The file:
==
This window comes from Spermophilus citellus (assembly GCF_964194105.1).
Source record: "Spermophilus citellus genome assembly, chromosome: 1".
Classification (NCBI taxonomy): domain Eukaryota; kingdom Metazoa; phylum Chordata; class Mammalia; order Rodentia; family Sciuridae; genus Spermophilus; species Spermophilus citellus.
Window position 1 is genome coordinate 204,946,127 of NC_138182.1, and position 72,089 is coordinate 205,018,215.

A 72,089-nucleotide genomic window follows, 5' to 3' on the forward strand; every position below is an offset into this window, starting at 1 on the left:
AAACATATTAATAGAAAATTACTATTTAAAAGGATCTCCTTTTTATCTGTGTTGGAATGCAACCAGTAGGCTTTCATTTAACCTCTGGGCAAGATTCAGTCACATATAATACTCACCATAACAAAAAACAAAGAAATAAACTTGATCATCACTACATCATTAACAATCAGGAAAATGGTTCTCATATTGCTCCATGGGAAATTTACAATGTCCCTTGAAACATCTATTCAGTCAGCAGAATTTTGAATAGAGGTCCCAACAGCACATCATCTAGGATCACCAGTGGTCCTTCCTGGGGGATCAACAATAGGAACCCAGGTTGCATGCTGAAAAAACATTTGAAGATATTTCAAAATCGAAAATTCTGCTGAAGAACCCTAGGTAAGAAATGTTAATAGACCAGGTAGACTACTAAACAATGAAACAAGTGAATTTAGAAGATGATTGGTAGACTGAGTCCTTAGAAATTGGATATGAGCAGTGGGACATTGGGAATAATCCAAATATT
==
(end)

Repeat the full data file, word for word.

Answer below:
This window comes from Spermophilus citellus (assembly GCF_964194105.1).
Source record: "Spermophilus citellus genome assembly, chromosome: 1".
Classification (NCBI taxonomy): domain Eukaryota; kingdom Metazoa; phylum Chordata; class Mammalia; order Rodentia; family Sciuridae; genus Spermophilus; species Spermophilus citellus.
Window position 1 is genome coordinate 204,946,127 of NC_138182.1, and position 72,089 is coordinate 205,018,215.

A 72,089-nucleotide genomic window follows, 5' to 3' on the forward strand; every position below is an offset into this window, starting at 1 on the left:
AAACATATTAATAGAAAATTACTATTTAAAAGGATCTCCTTTTTATCTGTGTTGGAATGCAACCAGTAGGCTTTCATTTAACCTCTGGGCAAGATTCAGTCACATATAATACTCACCATAACAAAAAACAAAGAAATAAACTTGATCATCACTACATCATTAACAATCAGGAAAATGGTTCTCATATTGCTCCATGGGAAATTTACAATGTCCCTTGAAACATCTATTCAGTCAGCAGAATTTTGAATAGAGGTCCCAACAGCACATCATCTAGGATCACCAGTGGTCCTTCCTGGGGGATCAACAATAGGAACCCAGGTTGCATGCTGAAAAAACATTTGAAGATATTTCAAAATCGAAAATTCTGCTGAAGAACCCTAGGTAAGAAATGTTAATAGACCAGGTAGACTACTAAACAATGAAACAAGTGAATTTAGAAGATGATTGGTAGACTGAGTCCTTAGAAATTGGATATGAGCAGTGGGACATTGGGAATAATCCAAATATT